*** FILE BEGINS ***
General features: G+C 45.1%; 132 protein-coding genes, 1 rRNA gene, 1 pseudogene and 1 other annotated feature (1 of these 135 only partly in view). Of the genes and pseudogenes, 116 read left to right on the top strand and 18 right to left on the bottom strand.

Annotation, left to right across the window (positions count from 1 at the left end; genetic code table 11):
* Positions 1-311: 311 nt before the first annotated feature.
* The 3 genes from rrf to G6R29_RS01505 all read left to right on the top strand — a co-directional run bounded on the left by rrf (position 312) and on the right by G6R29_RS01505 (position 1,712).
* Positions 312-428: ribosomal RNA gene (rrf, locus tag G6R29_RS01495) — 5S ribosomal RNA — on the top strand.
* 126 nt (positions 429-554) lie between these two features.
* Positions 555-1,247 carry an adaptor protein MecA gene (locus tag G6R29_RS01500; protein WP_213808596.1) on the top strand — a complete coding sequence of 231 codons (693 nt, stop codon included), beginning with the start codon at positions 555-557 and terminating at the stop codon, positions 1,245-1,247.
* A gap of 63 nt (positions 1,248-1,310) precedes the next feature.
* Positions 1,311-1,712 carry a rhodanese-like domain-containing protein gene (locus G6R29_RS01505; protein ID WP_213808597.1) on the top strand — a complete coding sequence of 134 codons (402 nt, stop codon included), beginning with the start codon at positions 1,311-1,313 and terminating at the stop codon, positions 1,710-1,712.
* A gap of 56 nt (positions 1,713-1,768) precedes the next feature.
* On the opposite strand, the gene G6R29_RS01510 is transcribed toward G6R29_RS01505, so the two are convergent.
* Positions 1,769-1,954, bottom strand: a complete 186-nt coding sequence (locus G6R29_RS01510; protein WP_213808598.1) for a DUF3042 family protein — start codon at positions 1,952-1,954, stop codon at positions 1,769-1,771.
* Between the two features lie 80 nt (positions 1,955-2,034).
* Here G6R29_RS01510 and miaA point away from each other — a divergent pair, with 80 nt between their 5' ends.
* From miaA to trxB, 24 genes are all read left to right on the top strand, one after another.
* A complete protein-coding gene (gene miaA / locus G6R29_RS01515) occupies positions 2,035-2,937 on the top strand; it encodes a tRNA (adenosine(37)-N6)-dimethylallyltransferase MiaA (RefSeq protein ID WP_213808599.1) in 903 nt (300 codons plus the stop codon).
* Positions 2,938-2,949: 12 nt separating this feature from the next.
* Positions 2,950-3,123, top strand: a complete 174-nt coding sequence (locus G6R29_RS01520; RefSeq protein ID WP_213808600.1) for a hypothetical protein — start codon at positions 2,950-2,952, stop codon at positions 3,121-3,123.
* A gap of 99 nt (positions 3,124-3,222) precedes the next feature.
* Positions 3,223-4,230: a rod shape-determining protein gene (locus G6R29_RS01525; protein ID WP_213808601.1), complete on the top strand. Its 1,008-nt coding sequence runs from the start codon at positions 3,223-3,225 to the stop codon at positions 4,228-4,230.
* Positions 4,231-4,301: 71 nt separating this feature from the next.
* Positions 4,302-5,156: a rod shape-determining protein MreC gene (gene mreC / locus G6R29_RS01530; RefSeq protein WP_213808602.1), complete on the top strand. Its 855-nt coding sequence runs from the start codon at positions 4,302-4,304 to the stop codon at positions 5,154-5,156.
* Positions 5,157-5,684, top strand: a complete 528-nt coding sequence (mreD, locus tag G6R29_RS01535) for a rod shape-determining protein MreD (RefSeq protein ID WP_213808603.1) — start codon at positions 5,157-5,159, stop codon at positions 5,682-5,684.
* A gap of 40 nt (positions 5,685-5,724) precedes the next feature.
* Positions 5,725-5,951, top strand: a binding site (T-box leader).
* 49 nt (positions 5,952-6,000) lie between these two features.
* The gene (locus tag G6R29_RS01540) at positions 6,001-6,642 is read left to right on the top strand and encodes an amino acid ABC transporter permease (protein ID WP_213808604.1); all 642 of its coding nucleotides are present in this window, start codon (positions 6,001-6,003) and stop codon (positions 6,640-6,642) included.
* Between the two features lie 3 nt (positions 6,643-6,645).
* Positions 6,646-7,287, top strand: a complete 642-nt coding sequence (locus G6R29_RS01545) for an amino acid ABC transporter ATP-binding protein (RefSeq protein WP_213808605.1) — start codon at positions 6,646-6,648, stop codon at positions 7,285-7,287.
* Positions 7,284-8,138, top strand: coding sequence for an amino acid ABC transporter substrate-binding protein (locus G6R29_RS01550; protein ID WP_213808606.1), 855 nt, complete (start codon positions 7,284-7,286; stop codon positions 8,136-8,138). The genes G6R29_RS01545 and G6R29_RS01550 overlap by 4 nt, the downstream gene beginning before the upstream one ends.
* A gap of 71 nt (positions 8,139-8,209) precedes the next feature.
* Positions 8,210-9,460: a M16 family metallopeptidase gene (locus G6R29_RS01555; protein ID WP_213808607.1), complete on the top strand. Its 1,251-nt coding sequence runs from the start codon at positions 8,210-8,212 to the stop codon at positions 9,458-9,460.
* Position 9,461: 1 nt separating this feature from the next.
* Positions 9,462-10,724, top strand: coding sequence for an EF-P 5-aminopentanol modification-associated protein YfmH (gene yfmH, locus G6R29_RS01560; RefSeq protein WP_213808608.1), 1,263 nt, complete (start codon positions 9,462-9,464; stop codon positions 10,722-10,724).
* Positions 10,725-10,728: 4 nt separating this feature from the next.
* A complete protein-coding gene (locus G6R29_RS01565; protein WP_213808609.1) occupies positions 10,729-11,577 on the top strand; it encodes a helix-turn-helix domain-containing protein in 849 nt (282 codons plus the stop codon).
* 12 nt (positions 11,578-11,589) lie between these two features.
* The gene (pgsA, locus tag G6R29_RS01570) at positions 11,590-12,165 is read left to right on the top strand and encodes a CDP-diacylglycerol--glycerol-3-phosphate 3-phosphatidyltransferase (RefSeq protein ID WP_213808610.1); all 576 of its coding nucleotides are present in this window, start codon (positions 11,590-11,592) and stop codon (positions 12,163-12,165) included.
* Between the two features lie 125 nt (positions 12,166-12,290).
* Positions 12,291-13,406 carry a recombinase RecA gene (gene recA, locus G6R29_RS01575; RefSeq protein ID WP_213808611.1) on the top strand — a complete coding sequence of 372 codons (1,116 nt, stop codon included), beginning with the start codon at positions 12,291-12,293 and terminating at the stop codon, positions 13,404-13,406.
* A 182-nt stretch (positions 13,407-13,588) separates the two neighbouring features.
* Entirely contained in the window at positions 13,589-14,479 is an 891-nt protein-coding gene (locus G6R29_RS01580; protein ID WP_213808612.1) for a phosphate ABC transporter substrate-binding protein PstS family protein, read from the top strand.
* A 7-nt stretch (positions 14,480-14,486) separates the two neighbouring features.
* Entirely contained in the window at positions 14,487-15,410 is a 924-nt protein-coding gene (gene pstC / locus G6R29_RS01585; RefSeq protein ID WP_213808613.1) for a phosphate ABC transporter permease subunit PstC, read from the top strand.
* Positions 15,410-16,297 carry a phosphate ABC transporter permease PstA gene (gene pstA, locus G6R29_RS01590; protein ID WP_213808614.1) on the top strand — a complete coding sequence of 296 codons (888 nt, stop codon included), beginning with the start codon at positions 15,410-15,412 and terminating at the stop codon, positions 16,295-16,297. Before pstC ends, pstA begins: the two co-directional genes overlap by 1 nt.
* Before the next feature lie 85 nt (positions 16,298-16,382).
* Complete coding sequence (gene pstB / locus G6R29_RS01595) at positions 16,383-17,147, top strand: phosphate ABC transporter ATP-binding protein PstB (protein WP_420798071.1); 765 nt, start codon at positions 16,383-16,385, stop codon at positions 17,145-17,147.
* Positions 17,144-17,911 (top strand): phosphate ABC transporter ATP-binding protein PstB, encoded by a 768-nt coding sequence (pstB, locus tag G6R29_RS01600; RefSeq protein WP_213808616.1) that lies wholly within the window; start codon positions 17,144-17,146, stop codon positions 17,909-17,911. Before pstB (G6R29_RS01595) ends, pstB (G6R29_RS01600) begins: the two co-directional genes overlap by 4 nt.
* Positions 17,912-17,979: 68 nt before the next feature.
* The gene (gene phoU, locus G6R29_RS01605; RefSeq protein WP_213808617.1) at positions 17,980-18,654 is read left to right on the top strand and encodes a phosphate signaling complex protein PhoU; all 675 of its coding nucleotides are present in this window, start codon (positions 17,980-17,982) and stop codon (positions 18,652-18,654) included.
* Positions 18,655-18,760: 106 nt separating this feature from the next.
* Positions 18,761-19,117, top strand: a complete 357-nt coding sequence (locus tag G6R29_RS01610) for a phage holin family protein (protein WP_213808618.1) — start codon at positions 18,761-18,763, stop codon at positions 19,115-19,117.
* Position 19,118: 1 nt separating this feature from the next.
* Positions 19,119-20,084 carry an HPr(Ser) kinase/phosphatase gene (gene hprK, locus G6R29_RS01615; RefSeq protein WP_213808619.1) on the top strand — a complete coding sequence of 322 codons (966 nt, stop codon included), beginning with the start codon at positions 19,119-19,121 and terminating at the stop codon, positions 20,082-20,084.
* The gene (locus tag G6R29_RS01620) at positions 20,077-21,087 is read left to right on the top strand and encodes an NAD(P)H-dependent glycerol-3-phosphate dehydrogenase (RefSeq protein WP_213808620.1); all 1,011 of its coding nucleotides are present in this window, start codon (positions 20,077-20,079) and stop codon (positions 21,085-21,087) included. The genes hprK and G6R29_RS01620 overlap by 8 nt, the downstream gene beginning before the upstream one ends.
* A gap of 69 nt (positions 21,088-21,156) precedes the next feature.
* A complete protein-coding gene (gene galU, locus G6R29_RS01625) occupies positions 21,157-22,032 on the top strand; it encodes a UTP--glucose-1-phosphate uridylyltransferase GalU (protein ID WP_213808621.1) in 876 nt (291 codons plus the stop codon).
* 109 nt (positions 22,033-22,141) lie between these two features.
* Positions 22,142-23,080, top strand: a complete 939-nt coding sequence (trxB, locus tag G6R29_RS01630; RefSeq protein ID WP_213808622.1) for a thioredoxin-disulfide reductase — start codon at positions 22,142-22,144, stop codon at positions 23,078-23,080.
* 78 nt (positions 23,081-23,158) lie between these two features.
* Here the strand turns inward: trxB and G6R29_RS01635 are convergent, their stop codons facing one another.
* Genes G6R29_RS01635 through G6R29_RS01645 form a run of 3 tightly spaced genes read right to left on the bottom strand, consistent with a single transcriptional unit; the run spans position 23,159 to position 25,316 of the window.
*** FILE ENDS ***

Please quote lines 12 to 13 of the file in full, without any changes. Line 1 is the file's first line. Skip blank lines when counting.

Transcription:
* Positions 1,769-1,954, bottom strand: a complete 186-nt coding sequence (locus G6R29_RS01510; protein WP_213808598.1) for a DUF3042 family protein — start codon at positions 1,952-1,954, stop codon at positions 1,769-1,771.
* Between the two features lie 80 nt (positions 1,955-2,034).